Anyaoku’s peace move to end Nigeria’s civil war, by Prof Osuntokun

*Says he’s a man of peace

*Describes the irony between the former Sec-Gen’s successes on the global stage and Nigeria’s seeming hopelessly decrepit situationProfessor Akinjide Osuntokun

By JideAjani, General Editor

You have known Chief Chukwuemeka Anyaoku for decades.  If you were to capture his essence, briefly, as a family man, a diplomat and a scholar, how would you do that?

I would simply say he is a man of peace. He was involved in peace making during the civil war, talking to his namesake, Chukwuemeka Odumegwu Ojukwu.  Of course, he didn’t succeed, but he is a man of peace. 

The second thing, apart from being a fantastic diplomat, he’s a very fine and refined man.  He treats everybody on the basis of common humanity and he has no tribal or ethnic or even racial preferences. 

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He treats everybody as a human being and that’s one thing I have learnt from him – that I should not judge anybody by whatever superficial affiliations the person has, whether ethnic, tribal or racial or gender. Chief Anyaoku looks at the basic humanity in everybody.  

He’s of the old English school.  Many people do not know that what he represents in his being, he praactices it in his actions. Many do not know that he has a home in Obosi and another home in Abeokuta where his wife is from. 

He’s a Nigerian in every way.  And, give it to him, he would be at home anywhere in the world, be it China, Australia, Canada, USA, he would be comfortable.  Also in Nigeria, in any part of the country, be it in Kano, Owerri Ibadan, he would be comfortable.

When was your first contact with him?

I got to meet him when I was in graduate school in Canada, he came to give a lecture as Deputy Secretary General of the Commonwealth, to a totally, overwhelmingly wide audience and he made a great impression on me; and since that time I’ve always followed his trajectory.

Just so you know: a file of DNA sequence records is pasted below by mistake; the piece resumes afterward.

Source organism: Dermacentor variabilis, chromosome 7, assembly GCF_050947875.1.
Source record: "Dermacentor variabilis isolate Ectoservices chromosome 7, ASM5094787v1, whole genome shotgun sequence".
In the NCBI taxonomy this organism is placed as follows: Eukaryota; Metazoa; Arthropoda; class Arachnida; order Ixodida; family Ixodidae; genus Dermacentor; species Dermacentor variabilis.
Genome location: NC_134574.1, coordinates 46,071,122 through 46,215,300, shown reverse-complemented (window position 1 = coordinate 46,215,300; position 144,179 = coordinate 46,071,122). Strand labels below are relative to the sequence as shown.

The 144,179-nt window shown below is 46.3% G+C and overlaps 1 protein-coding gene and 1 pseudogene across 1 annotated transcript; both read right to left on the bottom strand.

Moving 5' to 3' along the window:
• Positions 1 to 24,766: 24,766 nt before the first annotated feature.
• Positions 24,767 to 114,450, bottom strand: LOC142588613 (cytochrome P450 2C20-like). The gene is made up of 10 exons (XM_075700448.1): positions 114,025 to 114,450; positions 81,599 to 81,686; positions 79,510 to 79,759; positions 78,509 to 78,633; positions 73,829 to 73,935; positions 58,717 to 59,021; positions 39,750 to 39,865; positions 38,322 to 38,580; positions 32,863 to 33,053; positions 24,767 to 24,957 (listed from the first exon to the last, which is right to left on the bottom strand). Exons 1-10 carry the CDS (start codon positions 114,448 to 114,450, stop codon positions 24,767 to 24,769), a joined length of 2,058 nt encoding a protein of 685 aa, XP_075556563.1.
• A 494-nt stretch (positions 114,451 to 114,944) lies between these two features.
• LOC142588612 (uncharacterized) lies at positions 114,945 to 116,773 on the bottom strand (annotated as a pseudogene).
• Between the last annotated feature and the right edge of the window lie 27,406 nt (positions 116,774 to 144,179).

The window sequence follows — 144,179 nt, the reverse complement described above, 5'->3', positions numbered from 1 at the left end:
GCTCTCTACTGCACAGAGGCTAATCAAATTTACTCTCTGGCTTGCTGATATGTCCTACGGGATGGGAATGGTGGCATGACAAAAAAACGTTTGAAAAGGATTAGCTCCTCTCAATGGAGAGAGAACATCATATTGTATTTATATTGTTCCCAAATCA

When was that?

This would have been in the 1960s (’68, ’69) when I was in the Dalhousie University, Halifax, Nova Scotia, Canada.

What topic did he speak to?

I think it may have been ‘The racial factor in world history’.  I think so.  He was trying to say we are all human beings of different races and eveybody must try to understand each other to have world peace. 

And, of course, he also gave this kind of lecture again in Lagos in the 1970s in which, when he was asked a question about his achievements in life, he said he has had to excel even more than his white colleagues because, according to him, for a black man to succeed in a white world, he would have to be doubly confident; you have to out perform your white colleagues and that’s also what I have experienced.

When you look at person like Anyaoku and you place his achievements beside the way Nigeria has turned out now, what are those things that run through your mid?

If you read the book by Chinua Achebe, THERE WAS A COUNTRY, you will get an idea of what went wrong. I finished School Certificate in 1960 from Christ School, Ado Ekiti.  At that time, the sky was the limit for every young Nigerian.  At that time, Chief Emeka Anyaoku had left the university; but we are in the same generation, the sky was the limit.  If you did very well, you didn’t need a godfather.  It didn’t matter what you studied.